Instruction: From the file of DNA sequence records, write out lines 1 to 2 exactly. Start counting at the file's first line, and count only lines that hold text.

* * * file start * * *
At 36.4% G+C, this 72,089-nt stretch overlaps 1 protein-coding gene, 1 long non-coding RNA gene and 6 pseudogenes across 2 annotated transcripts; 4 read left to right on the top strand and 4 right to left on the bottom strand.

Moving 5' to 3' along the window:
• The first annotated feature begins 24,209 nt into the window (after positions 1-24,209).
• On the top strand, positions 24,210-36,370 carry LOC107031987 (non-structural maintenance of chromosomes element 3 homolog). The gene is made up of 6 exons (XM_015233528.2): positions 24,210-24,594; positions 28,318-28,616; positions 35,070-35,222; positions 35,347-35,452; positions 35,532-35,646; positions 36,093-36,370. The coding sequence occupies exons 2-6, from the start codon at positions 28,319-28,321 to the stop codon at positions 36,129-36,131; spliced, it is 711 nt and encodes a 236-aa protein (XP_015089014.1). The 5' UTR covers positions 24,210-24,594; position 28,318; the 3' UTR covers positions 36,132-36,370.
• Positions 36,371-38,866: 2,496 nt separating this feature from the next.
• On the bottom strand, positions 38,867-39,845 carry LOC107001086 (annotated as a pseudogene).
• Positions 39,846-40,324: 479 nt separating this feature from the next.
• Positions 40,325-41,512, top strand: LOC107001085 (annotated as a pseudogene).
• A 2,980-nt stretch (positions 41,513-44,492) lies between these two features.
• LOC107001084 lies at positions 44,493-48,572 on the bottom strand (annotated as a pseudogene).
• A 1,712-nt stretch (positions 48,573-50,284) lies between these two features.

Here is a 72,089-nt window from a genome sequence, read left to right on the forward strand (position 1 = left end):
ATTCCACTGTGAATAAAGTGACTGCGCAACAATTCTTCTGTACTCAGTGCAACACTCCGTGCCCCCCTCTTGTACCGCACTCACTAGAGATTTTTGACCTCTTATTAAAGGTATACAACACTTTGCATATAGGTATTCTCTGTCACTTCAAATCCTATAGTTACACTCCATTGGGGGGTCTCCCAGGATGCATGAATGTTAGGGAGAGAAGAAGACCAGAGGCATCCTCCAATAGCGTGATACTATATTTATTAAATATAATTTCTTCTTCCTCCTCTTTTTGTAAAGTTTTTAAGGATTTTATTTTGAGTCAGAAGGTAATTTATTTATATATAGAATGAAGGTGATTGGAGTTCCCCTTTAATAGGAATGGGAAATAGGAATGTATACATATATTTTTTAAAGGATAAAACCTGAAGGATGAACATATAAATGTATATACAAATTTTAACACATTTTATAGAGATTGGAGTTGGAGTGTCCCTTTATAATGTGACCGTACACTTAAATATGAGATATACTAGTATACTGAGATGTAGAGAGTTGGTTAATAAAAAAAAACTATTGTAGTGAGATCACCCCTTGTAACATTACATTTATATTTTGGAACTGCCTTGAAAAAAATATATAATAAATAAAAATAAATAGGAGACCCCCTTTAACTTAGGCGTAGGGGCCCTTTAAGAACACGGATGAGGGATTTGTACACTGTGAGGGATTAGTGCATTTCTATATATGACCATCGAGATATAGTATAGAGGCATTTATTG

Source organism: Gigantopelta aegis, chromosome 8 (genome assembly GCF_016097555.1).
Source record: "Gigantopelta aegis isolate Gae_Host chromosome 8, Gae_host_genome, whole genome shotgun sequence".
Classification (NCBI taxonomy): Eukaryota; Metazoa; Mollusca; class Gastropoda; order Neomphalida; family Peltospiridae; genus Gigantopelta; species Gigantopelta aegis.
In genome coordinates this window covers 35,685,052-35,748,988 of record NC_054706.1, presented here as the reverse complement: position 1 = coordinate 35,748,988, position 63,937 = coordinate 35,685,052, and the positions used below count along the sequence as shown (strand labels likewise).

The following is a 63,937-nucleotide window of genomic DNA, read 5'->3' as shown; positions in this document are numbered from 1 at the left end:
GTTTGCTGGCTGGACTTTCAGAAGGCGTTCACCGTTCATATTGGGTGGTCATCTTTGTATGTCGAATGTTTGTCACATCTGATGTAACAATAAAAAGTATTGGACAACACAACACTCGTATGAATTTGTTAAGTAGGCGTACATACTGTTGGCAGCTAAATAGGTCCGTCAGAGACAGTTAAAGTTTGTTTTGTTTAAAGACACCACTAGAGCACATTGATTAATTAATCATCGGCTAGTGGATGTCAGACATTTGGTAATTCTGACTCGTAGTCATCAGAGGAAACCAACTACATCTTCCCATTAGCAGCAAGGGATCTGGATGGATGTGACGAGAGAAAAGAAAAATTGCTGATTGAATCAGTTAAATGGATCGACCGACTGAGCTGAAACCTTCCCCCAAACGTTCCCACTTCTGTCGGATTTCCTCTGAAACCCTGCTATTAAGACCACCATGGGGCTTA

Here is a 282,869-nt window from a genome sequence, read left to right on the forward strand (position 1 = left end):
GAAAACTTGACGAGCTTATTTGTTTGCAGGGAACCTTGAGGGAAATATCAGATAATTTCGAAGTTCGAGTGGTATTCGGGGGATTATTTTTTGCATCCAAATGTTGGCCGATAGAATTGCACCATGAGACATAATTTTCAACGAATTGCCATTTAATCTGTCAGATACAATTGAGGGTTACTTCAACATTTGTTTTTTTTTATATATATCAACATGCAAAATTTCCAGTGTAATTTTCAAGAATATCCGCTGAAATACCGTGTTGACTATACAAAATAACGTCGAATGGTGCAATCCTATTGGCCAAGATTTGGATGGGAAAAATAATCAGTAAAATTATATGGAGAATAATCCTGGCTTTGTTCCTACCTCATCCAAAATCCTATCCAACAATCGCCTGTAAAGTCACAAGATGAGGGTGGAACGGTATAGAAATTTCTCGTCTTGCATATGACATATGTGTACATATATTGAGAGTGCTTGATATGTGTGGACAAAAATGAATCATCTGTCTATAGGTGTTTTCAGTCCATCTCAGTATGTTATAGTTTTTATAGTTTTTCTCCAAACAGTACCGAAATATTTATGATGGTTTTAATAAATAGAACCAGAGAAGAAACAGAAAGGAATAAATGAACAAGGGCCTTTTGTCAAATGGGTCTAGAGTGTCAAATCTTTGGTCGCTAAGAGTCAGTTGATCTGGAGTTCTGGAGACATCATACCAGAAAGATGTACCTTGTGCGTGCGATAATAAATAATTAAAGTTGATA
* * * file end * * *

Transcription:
At 36.4% G+C, this 72,089-nt stretch overlaps 1 protein-coding gene, 1 long non-coding RNA gene and 6 pseudogenes across 2 annotated transcripts; 4 read left to right on the top strand and 4 right to left on the bottom strand.

Moving 5' to 3' along the window: